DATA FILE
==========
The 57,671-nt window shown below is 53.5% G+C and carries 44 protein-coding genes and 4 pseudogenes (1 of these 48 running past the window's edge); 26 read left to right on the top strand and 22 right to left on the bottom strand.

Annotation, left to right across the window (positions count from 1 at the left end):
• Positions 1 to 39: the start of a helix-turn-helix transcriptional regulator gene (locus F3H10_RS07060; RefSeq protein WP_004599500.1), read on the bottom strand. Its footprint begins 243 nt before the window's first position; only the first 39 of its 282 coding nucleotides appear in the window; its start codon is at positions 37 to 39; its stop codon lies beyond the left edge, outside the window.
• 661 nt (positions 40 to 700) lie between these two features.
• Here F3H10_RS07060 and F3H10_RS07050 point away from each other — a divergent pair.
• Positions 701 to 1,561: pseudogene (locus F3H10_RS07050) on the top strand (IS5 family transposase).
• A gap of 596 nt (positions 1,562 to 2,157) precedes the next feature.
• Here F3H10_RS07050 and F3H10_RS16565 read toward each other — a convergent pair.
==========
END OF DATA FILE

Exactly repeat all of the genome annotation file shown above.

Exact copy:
The 57,671-nt window shown below is 53.5% G+C and carries 44 protein-coding genes and 4 pseudogenes (1 of these 48 running past the window's edge); 26 read left to right on the top strand and 22 right to left on the bottom strand.

Annotation, left to right across the window (positions count from 1 at the left end):
• Positions 1 to 39: the start of a helix-turn-helix transcriptional regulator gene (locus F3H10_RS07060; RefSeq protein WP_004599500.1), read on the bottom strand. Its footprint begins 243 nt before the window's first position; only the first 39 of its 282 coding nucleotides appear in the window; its start codon is at positions 37 to 39; its stop codon lies beyond the left edge, outside the window.
• 661 nt (positions 40 to 700) lie between these two features.
• Here F3H10_RS07060 and F3H10_RS07050 point away from each other — a divergent pair.
• Positions 701 to 1,561: pseudogene (locus F3H10_RS07050) on the top strand (IS5 family transposase).
• A gap of 596 nt (positions 1,562 to 2,157) precedes the next feature.
• Here F3H10_RS07050 and F3H10_RS16565 read toward each other — a convergent pair.